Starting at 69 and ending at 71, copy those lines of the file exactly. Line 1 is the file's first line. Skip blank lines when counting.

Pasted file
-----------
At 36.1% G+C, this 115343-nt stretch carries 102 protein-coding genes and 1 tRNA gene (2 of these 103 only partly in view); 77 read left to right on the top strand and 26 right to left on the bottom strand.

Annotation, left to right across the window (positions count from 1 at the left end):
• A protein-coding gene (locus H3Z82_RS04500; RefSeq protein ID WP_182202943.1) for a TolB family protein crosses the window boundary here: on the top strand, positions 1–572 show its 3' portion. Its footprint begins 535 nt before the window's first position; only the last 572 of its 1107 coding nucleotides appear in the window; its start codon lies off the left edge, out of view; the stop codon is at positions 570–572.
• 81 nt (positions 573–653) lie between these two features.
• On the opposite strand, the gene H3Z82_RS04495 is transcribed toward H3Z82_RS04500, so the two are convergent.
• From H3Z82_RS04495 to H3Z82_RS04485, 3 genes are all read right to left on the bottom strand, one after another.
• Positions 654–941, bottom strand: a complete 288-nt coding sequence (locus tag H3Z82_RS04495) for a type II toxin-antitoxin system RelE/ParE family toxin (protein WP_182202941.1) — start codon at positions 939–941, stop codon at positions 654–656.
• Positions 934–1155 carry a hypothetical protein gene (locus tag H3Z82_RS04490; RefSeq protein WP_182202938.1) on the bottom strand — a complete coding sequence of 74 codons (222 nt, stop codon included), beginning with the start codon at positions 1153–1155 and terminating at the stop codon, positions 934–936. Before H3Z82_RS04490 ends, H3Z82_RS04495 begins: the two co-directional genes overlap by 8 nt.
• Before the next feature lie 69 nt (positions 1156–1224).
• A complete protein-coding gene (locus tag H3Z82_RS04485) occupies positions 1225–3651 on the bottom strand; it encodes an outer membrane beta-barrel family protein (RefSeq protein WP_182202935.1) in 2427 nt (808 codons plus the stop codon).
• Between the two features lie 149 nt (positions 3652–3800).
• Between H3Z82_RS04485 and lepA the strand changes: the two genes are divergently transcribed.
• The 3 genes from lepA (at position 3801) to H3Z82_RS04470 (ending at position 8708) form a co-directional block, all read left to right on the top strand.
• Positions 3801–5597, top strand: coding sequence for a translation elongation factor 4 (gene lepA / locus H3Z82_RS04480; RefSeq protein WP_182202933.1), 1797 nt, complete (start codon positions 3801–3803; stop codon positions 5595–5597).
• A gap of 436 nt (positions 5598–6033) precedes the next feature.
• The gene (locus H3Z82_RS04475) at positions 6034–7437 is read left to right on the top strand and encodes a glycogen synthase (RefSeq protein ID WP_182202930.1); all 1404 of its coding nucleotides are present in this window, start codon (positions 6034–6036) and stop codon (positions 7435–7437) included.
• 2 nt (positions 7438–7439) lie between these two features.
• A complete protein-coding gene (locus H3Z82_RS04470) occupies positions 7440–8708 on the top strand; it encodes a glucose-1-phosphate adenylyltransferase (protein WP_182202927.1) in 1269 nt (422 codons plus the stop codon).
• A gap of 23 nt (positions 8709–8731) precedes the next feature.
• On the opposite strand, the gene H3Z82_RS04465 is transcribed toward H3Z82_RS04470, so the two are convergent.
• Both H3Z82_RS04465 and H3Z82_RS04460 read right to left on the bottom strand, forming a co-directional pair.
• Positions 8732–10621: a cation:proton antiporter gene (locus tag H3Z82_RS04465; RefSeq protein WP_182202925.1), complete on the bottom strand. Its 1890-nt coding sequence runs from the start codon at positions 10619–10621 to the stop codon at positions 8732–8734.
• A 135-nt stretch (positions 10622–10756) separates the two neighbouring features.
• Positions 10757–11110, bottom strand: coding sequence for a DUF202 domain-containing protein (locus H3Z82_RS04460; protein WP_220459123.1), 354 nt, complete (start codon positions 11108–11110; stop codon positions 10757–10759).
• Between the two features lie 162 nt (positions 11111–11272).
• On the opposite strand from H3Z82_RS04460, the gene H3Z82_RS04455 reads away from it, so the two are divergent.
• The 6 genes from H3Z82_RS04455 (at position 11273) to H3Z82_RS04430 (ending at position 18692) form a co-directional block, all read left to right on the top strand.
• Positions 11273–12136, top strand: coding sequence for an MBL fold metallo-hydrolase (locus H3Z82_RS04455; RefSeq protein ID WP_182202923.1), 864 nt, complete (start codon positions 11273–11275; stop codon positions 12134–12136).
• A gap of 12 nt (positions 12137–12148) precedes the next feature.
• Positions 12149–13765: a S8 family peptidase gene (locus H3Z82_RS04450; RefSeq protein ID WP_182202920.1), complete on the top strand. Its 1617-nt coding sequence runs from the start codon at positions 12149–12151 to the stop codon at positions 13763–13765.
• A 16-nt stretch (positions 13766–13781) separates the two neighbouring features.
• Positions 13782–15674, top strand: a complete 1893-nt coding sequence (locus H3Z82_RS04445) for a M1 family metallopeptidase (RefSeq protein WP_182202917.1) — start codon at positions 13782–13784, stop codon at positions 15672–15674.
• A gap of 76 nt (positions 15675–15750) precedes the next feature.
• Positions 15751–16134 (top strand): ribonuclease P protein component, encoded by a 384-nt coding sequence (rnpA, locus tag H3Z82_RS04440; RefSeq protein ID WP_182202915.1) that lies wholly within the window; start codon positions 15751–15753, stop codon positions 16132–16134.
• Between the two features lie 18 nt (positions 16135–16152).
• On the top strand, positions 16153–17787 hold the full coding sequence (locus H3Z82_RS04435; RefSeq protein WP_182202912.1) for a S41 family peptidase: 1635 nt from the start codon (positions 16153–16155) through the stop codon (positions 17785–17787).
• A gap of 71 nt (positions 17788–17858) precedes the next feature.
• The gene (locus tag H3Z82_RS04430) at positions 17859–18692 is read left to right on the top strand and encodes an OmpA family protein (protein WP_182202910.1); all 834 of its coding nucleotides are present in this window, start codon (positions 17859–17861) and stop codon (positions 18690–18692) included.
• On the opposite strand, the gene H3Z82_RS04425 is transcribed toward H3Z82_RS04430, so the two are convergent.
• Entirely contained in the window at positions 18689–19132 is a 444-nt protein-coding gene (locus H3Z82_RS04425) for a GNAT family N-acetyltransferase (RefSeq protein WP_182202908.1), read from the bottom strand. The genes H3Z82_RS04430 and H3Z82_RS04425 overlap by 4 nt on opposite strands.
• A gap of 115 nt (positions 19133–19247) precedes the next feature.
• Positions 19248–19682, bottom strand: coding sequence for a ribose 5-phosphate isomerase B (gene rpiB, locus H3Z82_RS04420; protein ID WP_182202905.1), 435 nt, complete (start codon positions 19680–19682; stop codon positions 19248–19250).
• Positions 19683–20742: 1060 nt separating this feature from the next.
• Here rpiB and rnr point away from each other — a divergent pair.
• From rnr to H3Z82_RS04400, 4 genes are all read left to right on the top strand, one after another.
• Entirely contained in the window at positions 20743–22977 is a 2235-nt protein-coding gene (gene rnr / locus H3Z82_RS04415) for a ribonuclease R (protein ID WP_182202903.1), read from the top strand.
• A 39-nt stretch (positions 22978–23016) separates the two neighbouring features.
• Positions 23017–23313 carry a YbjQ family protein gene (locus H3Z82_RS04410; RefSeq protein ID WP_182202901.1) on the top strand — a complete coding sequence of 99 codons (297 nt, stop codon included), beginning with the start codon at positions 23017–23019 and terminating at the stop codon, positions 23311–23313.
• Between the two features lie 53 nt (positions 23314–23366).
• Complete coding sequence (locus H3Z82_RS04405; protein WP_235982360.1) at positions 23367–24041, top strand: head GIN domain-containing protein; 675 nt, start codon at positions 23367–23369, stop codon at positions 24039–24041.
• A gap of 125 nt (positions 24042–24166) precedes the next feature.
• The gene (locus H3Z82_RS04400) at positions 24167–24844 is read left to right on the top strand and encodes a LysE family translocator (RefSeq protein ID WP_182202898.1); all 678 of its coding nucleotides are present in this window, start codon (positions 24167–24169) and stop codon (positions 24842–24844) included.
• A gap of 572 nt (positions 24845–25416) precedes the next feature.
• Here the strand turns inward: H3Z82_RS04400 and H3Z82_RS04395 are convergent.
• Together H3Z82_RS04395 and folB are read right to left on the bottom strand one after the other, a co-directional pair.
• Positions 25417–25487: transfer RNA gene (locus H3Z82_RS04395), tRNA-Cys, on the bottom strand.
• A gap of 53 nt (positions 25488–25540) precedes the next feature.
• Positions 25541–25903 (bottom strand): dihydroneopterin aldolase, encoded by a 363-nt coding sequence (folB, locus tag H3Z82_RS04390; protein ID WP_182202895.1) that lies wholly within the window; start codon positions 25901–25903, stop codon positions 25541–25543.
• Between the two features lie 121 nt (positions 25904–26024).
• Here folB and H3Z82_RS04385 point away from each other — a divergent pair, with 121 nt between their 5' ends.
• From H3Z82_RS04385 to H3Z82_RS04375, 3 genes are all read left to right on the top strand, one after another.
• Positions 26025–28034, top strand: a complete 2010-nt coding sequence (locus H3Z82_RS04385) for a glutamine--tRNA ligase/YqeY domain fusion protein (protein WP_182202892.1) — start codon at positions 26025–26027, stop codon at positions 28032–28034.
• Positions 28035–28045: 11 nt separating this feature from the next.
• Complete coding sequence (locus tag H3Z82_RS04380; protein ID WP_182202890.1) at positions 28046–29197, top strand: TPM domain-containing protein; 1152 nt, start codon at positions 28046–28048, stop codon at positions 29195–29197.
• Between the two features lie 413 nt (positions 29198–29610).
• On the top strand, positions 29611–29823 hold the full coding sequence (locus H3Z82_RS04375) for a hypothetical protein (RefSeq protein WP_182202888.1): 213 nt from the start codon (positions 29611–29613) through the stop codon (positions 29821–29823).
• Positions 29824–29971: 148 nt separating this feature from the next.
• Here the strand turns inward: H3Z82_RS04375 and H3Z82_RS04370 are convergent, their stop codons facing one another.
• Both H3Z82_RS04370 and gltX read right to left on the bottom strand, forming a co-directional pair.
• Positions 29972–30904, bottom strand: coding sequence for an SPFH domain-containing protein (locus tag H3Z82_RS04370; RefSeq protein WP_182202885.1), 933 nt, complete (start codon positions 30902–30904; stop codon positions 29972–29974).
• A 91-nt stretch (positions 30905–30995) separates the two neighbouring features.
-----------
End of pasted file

• Both H3Z82_RS04370 and gltX read right to left on the bottom strand, forming a co-directional pair.
• Positions 29972–30904, bottom strand: coding sequence for an SPFH domain-containing protein (locus tag H3Z82_RS04370; RefSeq protein WP_182202885.1), 933 nt, complete (start codon positions 30902–30904; stop codon positions 29972–29974).
• A 91-nt stretch (positions 30905–30995) separates the two neighbouring features.